March 30, 2017


Who Let the Gods Out? By Maz Evans. Chicken House/Scholastic. $16.99.

Immortal Unchained: An Argeneau Novel (No. 25). By Lynsay Sands. Avon. $7.99.

     Ah, immortality. Consider Tithonus, brother of King Priam of Troy, lover of Eos, goddess of the dawn, and one of the saddest characters in all Greek mythology. At Eos’ request, Zeus granted Tithonus immortality, but because she forgot to ask for him to have eternal youth, Tithonus aged and deteriorated and eventually withered – into a cicada, in some versions of the tale. Consider this a cautionary story about getting what you want, or think you want – although neither Maz Evans, writing for young readers, nor Lynsay Sands, writing for adults, will have any of that nonsense about the perils of living forever. There is amusement to be had within the adventures here, yes; but serious points about eternal life and its possible difficulties? Look elsewhere.

     What readers will find is an exceptionally amusing preteen fantasy-adventure in Who Let the Gods Out? In this book, the first of a series, Charon ferries characters among the four realms of Elysium, Earth, the Asphodel Fields, and the Underworld, delightedly accepting a blue button instead of 3,000 drachma as his fare and explaining that it is so valuable that it includes his tip. This is a book in which the old gods have retired after Zeus destroys all the Daemons, except for one called Thanatos (the personification of death in Greek mythology), whom he imprisons and who manages to escape by hoodwinking a mortal boy who ends up beneath Stonehenge, where Thanatos has been kept chained. It is a book in which the family farm of said boy, Elliott Hooper, is under threat from development-crazed next-door neighbor Patricia Porshley-Plum, cruelly but aptly nicknamed Horse’s-Bum. It is a book in which the sacred code of the immortals begins with number 1 and then progresses immediately to b, then 7, then xic, then F2, then 39.4, and then xy, and includes everything from “immortals cannot break an oath” to “immortals cannot herd giraffes on a Tuesday.” It is a book in which one immortal, a mere child of 1,964 years named Virgo (as in the constellation of which, yes, she is a personification) makes the mistake of seeking something different in eternal life and ends up on Earth, covered in cow poop, and eventually held responsible for Thanatos’ escape and told (by more-adult personifications of constellations) that she must recapture him without using any of her immortal powers. It is a book with touches of underlying seriousness: Elliott’s mom’s mind is giving way, and the two of them (no dad here) are completely out of money and on the verge of being evicted and having their tumbledown farm foreclosed. But this is really just a plot device to explain why Elliott goes along with Virgo to try to recapture Thanatos – in the same way that Virgo’s entanglement with Elliott is just a plot device to free Thanatos so he can snarl and threaten and generally be the bad guy.  Really, there is nothing especially well-plotted in Who Let the Gods Out? But really, it does not matter much. Evans does not hesitate to pull ideas out of nowhere, bring in coincidences willy-nilly, and otherwise manipulate the reader in unconscionable ways that she gets away with only because the book is so doggoned funny and fast-paced and frenetic. A typical line: “‘Don’t worry about matters that your suboptimal mortal intellect can’t understand,’ she said haughtily, her sneakers squelching across the field.” And then there is the matter of the kardia, a kind of soul pendant that is made of different substances depending on what type of immortal is wearing one: Thanatos’ is black, of course, while the one worn by Charon (who announces himself as “proprietor of Quick Styx Cabs”) is glass because he is a Neutral who can “get on fine with all sides.” That includes the fairy yelling loudly into a cell phone, “I CAN’T TALK NOW! I’M ON THE SHIP OF DEATH!” And there is much more of this sort of thing. Young readers will not exactly laugh forever at the happenings in Who Let the Gods Out? But they will laugh throughout the book, and that will be quite enough.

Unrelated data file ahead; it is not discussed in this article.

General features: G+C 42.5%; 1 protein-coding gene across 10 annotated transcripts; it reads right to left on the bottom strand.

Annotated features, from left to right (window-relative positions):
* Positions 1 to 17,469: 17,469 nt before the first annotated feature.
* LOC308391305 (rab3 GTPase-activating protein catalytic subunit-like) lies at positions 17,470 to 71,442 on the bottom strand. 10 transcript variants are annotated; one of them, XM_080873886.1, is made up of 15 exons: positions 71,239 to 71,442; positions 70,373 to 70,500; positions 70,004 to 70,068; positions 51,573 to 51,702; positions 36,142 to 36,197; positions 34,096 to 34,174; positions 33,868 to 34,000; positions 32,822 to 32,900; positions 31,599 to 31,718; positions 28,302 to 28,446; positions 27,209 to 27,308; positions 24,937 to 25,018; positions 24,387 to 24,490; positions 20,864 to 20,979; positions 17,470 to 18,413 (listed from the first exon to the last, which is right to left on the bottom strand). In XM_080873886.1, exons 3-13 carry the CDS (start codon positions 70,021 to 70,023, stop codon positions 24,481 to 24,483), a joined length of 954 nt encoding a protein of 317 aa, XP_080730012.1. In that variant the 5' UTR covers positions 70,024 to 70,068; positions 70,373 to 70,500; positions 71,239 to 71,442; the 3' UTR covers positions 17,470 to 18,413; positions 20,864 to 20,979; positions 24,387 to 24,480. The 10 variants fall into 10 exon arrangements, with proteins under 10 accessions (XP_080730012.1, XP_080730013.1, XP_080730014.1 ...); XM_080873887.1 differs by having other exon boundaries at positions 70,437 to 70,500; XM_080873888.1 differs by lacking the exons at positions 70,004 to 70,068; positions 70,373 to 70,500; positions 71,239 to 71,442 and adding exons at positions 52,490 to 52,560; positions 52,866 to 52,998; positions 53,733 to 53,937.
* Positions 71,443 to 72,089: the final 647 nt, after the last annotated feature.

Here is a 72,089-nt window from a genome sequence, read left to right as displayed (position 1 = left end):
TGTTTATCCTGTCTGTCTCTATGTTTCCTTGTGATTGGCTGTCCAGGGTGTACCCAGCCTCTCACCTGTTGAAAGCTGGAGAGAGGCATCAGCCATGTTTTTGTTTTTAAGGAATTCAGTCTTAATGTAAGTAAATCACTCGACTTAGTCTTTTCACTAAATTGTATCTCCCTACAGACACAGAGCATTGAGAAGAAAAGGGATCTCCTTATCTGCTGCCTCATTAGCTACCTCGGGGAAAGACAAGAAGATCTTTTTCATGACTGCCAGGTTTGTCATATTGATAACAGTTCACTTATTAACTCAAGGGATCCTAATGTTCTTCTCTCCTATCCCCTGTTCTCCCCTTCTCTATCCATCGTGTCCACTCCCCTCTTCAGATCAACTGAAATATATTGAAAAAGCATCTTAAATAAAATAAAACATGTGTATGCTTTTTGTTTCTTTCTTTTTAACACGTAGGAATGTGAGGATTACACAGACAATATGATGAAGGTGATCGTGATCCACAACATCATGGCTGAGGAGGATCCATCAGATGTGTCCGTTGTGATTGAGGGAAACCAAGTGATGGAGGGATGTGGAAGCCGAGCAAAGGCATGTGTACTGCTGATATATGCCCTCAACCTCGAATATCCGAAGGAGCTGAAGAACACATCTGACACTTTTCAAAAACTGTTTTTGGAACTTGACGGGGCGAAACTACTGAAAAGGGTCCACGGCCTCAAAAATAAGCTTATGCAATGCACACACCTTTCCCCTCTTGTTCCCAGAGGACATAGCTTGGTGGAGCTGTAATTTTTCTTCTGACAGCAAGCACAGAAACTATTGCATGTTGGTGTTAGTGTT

There are amusing elements in Lynsay Sands’ writing, too, and in fact they are much of what distinguishes her from other authors of supernatural fantasy for adults. In other ways, Sands’ books are very much of their genre. For instance, you can tell they are for adults because they are filled with romance and, yes, sex (definitely a no-no in books for preteens, whose fantasies are not supposed to be on that level yet). Immortal Unchained is in fact offered as an “Avon Romance,” but it is that on top of being a fantasy-adventure, not instead of it. Books like this have little in common with the old-fashioned so-called “bodice rippers,” and not only because there is nary a bodice to be seen or ripped. Here the female protagonists are every bit as strong, intense, involved, savvy and, yes, sexy as the men. Sands is quite good at producing books of this type: Immortal Unchained is no less than the 25th book in her Argeneau series. It is a (+++) book partly because it is formulaic but mostly because it is difficult to figure out everything that is going on, and what everyone has to do with everyone else, without already having read at least some of the series’ earlier entries. For example, the central male character here is Domitian Argenis (men in these books invariably have names like Domitian – never, say, John or Pete). Domitian is the brother of Drina, and readers who are not quite sure who Drina is and why the relationship matters will not get many clues here. There is also a character from earlier books named Dr. Dressler, and he is crucial to this book’s plot, but what is also crucial – and not easy to figure out if this is one’s first delving into the Argeneau sequence – is why he was supposed to be one of the good guys in earlier books and why that mattered. In any case, here we have Sands’ version of H.G. Wells’ The Island of Dr. Moreau, with mysteries and diabolical experiments and a fairly hot romance involving Domitian and a cop named Sarita whom Domitian knows to be his “life mate” but who has some growing up (experientially, not chronologically) to do before the two can be as thoroughly and permanently mated as they are destined to be. Actually, it has to be said that Immortal Unchained starts rather slowly and rather obviously, with a character named Lucian (again, it helps to know the earlier books here) telling Domitian not to get onto a helicopter that Domitian promptly gets onto, with the result that Domitian is soon chained to one of those ever-present tables in one of those ever-present secret labs before Sarita frees him, and then – well, there is some of Sands’ welcome trademark humor between the two, as well as a strong physical connection. And of course there is plenty of action, much of it tied to earlier books’ plots involving the mysterious disappearance of immortals for reasons unknown and by means uncertain. All of which Domitian tries to unravel. With Sarita’s help. At bottom, this is little more than yet another of the innumerable rethinkings of Wells’ tale, one of the most frequently updated and imitated of all SF/fantasy stories (and none of the updates, including this one, really holds a candle to the original). On the other hand, there is a certain level of silliness here that is quite different from anything in Wells and also different from the type of humor that is common in books for younger readers, such as Who Let the Gods Out? And Sands does a generally good job of using that silliness to make Immortal Unchained into something more than just another vampire story with vague overtones of Wells’ tale of strange beasts on a strange island. This is not much more than a formulaic series entry, but it is a little more, and that will keep Sands’ fans’ happy – although anyone wondering why people become her fans in the first place will not find out from this book and really needs to go back to earlier novels in the series. Then a newfound fan can look forward to the forthcoming 26th Argeneau book, to be called Immortally Yours.